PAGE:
In order to enable SSL/TLS security on your Elastic Stack platform, you will require X-Pack to be installed in Elasticsearch and Kibana. A 30-day trial license is installed upon first installation:

# cd /usr/share/elasticsearch
# bin/elasticsearch-plugin install x-pack
# cd /usr/share/kibana
# bin/kibana-plugin install x-pack

Elasticsearch Configuration

Okay, we're finally ready for the Elasticsearch and Kibana configuration files. General reminder here to always set your cluster.name and probably node.name to avoid potential name conflicts.

There are two valid options for configuring the certificates with X-Pack: you can use the Java keystore, or as of Elastic Stack 5.0, you can configure the PEM files directly. While both methods are fine, I've chosen the PEM method here for the simplicity of not having to use the Java keystore. The "fullchain1.pem" certificate can be used to include both the signed certificate and intermediate chain certificate in a single PEM:


## general setup
cluster.name: data
node.name: data01
path.data: /data

xpack.ssl.key: /etc/elasticsearch/ssl/data.example.com/privkey1.pem
xpack.ssl.certificate: /etc/elasticsearch/ssl/data.example.com/fullchain1.pem

xpack.security.transport.ssl.enabled: true
xpack.security.http.ssl.enabled: true
xpack.security.audit.enabled: true

If your Java cacerts keystore does not contain the DST Root CA X3 certificate or newer ISRG Root X1 CA certificate for any reason, you could also provide the Certificate Authorities certificates directly to Elasticsearch via the following configuration. This was not required with an updated version of CentOS 6, but you may find that either the DST Root CA X3 certificate or the newer ISRG root CA used by Let's Encrypt may not be recognized by some older OS or web browser versions:

xpack.ssl.certificate_authorities: [
  "/etc/elasticsearch/ssl/data.example.com/cacert.pem" ]

Upon configuring Elasticsearch for SSL/TLS and restarting, you should immediately change the default passwords for the users "elastic" and "kibana". Note: The default password for the elastic user is "changeme". The following password examples are random hex strings of 40 characters, but please feel free to use your own strong password selection method:

# curl -XPUT -u elastic 'https://data.example.com:9200/_xpack/security/user/elastic/_password' -d '{ "password" : "c73cb507276b17609c380adcdd99621980ae1716" }'

# curl -XPUT -u elastic 'https://data.example.com:9200/_xpack/security/user/kibana/_password' -d '{
 "password" : "878502df3af7b8e0910cb4fb8f75b5c59e44f09b"

Note: curl on CentOS6 or CentOS7 should be built to use the CA bundle at /etc/pki/tls/certs/ca-bundle.crt, which should contain the DST Root CA X3 certificate, although may not contain the ISRG root CA at time of writing. The Let's Encrypt certificates are cross signed and should generally be recognized, but if not, use the curl option "-k" to ignore certificate validation.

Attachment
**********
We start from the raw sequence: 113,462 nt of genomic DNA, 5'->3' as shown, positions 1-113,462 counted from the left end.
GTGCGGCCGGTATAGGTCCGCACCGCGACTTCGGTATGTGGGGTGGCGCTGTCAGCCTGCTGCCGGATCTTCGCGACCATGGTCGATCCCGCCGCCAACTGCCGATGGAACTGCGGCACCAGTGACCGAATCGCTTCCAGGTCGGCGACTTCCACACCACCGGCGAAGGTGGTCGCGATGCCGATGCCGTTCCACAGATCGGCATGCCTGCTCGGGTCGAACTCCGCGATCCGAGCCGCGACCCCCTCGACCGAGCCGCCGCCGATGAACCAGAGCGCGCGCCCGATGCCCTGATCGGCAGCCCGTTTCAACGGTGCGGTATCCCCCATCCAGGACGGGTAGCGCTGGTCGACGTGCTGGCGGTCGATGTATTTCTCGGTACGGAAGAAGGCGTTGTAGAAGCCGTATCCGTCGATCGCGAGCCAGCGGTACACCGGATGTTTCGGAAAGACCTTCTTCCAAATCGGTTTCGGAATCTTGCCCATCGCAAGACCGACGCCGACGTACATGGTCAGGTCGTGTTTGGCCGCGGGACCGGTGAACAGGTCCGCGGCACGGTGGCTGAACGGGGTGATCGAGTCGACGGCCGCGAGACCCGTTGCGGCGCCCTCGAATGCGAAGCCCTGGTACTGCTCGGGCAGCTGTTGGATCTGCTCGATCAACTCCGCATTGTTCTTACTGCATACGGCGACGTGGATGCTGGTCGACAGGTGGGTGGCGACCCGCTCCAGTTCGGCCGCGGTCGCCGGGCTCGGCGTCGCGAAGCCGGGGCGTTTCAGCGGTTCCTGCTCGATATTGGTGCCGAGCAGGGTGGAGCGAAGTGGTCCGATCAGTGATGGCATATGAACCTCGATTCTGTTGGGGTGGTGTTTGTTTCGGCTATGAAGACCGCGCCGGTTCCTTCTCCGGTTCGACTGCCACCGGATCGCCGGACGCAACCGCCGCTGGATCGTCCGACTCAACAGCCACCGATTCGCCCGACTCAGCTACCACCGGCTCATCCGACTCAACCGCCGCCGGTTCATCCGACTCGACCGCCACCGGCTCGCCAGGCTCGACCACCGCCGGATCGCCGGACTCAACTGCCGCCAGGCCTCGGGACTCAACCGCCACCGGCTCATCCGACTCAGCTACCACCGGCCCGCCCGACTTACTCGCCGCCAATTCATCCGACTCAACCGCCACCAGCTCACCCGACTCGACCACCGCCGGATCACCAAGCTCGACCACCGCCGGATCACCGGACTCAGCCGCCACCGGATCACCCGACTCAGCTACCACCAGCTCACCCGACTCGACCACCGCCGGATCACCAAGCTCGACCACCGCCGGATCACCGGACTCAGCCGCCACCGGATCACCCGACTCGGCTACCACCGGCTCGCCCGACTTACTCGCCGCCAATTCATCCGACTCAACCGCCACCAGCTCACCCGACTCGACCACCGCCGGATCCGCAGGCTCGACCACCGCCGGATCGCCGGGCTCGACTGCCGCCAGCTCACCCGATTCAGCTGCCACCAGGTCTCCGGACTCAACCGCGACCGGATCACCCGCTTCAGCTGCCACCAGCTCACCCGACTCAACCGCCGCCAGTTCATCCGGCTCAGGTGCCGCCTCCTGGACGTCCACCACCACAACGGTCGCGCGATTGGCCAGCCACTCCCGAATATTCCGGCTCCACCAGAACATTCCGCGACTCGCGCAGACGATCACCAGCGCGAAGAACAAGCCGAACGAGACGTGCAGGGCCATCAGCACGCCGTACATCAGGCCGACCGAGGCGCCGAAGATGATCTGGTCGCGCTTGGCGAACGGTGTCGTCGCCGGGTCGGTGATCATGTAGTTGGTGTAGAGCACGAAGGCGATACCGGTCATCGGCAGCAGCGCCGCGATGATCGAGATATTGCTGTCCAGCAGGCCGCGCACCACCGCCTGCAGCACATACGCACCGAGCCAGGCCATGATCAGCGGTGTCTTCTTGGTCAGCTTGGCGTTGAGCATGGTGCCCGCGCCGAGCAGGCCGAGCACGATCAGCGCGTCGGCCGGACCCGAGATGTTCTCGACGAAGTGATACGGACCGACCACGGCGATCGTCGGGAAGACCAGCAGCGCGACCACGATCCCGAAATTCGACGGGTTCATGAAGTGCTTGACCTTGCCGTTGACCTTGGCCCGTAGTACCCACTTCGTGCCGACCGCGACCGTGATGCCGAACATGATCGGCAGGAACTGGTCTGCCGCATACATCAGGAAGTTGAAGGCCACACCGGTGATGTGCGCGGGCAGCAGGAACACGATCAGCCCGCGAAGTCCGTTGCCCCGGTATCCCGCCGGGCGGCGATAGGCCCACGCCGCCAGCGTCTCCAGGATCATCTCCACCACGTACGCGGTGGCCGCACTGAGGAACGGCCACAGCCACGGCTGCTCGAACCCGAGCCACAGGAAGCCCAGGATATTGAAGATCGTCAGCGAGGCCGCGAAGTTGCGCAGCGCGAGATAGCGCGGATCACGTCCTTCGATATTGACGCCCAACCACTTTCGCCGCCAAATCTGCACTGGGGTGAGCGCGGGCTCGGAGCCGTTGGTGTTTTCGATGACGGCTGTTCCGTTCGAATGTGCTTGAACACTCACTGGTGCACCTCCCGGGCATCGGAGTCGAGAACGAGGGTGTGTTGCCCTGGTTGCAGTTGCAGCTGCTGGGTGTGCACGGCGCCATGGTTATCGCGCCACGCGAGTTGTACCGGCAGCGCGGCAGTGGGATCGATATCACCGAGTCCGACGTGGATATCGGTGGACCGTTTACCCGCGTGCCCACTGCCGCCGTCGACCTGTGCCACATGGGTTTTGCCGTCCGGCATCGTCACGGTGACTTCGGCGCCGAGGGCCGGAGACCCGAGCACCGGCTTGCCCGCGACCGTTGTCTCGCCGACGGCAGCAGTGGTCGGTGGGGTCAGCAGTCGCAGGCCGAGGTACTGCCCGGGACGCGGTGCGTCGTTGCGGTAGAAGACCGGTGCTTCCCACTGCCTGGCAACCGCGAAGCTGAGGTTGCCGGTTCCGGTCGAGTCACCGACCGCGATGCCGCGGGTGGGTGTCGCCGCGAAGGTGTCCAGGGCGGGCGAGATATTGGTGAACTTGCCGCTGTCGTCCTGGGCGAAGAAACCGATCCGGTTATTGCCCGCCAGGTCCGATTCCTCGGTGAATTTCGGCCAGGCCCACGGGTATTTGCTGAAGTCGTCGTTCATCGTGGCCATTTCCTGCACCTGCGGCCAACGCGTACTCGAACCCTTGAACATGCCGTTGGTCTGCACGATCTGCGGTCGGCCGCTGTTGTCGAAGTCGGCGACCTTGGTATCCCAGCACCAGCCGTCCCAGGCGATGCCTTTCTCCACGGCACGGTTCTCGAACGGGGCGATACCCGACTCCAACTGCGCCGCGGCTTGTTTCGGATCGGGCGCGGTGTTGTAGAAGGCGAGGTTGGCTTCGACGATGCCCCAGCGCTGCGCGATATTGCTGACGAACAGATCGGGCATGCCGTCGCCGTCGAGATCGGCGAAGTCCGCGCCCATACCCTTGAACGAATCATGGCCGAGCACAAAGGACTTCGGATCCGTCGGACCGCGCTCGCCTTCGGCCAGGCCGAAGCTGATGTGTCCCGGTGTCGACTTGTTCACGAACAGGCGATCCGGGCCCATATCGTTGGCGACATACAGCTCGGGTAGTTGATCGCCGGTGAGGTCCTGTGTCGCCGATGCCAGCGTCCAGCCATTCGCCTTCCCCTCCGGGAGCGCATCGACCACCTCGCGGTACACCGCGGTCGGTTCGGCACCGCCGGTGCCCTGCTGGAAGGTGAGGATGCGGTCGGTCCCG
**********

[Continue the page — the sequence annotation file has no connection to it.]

Kibana Configuration

Kibana also must be configured for the SSL/TLS and user configuration appropriately. Note the the xpack.security.encryptionKey and xpack.reporting.encryptionKey values can be set to any string 32 characters or longer - again, I'll use a random 40-character hex string:


server.name: data.example.com
elasticsearch.url: "https://data.example.com:9200"
elasticsearch.username: "kibana"
elasticsearch.password: "878502df3af7b8e0910cb4fb8f75b5c59e44f09b"
server.ssl.cert: /etc/ssl/data.example.com/fullchain1.pem
server.ssl.key: /etc/ssl/data.example.com/privkey1.pem
elasticsearch.ssl.verify: true

## encryptionKey
xpack.security.encryptionKey: "e386d5f380dd962614538ad70d7e9745760f7e8e"
xpack.reporting.encryptionKey: "e386d5f380dd962614538ad70d7e9745760f7e8e"

You may find that you need to direct the Console plugin to recognize the CA certificate chain - this is possible through the Console proxyConfig options:

### Console
 - match:
     host: "*"
     port: "{9200..9202}"
     ca: [
       "/etc/ssl/data.example.com/cacert.pem" ]

That's it! Restart Elasticsearch and Kibana, and you've now encrypted all transport-level connections. The steps for both CentOS 6.8 and CentOS 7.2 are included below, as they differ based on the use of systemd:

// don't forget to start automatically at boot

// CentOS 6.8
# chkconfig --add elasticsearch
# chkconfig --add kibana
# service elasticsearch restart
# service kibana restart

// CentOS 7.2
# systemctl daemon-reload
# systemctl enable elasticsearch.service
# systemctl start elasticsearch.service

Additional Notes

  • If you are using a multiple-node cluster, you will need to repeat the keystore setup on additional nodes - this can be simplified via the use of Subject Alternative Name ("SAN") certificates from Let's Encrypt, or via wildcard certs.
  • If isolating Marvel node(s) in your cluster, you'll need to perform similar steps for Marvel. Same goes for separate Master, Data, and Client nodes.
  • While Encryption At-Rest is beyond the scope of this blog, Elastic supports customers using dm-crypt for doing so, and I do use dm-crypt on my server volumes to ensure that the data is encrypted on the underlying disks. This method of volume-level encryption does require entering a password at system boot, and thus requires manual intervention each reboot.

Hope you find this useful. If you'd like additional training on SSL with X-Pack, check out the new X-Pack Security course from the Elastic Education team. Let's encrypt!

Let's Encrypt [™] is a trademark of the Internet Security Research Group. All rights reserved.